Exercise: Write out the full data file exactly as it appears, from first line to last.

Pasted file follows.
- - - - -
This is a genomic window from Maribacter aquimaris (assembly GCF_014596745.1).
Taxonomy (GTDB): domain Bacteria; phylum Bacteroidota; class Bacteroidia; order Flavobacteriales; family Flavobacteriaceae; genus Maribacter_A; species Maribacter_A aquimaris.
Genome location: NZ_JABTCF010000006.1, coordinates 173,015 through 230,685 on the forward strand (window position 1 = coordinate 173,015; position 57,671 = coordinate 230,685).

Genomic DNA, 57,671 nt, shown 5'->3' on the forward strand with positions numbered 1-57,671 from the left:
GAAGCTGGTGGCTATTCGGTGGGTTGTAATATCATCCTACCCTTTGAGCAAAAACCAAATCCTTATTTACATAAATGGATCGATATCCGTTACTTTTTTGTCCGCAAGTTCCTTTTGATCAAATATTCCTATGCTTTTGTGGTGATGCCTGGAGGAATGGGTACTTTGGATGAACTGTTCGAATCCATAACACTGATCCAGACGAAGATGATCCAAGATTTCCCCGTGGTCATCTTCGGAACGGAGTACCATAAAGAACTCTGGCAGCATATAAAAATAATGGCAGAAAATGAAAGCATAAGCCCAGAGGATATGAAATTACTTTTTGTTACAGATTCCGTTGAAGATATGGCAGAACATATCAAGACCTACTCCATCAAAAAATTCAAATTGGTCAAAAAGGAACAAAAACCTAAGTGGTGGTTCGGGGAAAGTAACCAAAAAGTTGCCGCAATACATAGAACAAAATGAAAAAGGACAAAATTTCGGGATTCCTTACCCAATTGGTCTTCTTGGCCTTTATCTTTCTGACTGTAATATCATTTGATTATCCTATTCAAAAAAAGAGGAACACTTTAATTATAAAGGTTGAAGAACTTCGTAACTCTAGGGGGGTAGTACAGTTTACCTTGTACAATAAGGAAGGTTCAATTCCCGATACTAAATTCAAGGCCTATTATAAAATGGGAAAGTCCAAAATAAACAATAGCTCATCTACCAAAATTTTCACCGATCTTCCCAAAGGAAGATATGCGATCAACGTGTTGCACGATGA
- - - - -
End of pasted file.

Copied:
This is a genomic window from Maribacter aquimaris (assembly GCF_014596745.1).
Taxonomy (GTDB): domain Bacteria; phylum Bacteroidota; class Bacteroidia; order Flavobacteriales; family Flavobacteriaceae; genus Maribacter_A; species Maribacter_A aquimaris.
Genome location: NZ_JABTCF010000006.1, coordinates 173,015 through 230,685 on the forward strand (window position 1 = coordinate 173,015; position 57,671 = coordinate 230,685).

Genomic DNA, 57,671 nt, shown 5'->3' on the forward strand with positions numbered 1-57,671 from the left:
GAAGCTGGTGGCTATTCGGTGGGTTGTAATATCATCCTACCCTTTGAGCAAAAACCAAATCCTTATTTACATAAATGGATCGATATCCGTTACTTTTTTGTCCGCAAGTTCCTTTTGATCAAATATTCCTATGCTTTTGTGGTGATGCCTGGAGGAATGGGTACTTTGGATGAACTGTTCGAATCCATAACACTGATCCAGACGAAGATGATCCAAGATTTCCCCGTGGTCATCTTCGGAACGGAGTACCATAAAGAACTCTGGCAGCATATAAAAATAATGGCAGAAAATGAAAGCATAAGCCCAGAGGATATGAAATTACTTTTTGTTACAGATTCCGTTGAAGATATGGCAGAACATATCAAGACCTACTCCATCAAAAAATTCAAATTGGTCAAAAAGGAACAAAAACCTAAGTGGTGGTTCGGGGAAAGTAACCAAAAAGTTGCCGCAATACATAGAACAAAATGAAAAAGGACAAAATTTCGGGATTCCTTACCCAATTGGTCTTCTTGGCCTTTATCTTTCTGACTGTAATATCATTTGATTATCCTATTCAAAAAAAGAGGAACACTTTAATTATAAAGGTTGAAGAACTTCGTAACTCTAGGGGGGTAGTACAGTTTACCTTGTACAATAAGGAAGGTTCAATTCCCGATACTAAATTCAAGGCCTATTATAAAATGGGAAAGTCCAAAATAAACAATAGCTCATCTACCAAAATTTTCACCGATCTTCCCAAAGGAAGATATGCGATCAACGTGTTGCACGATGA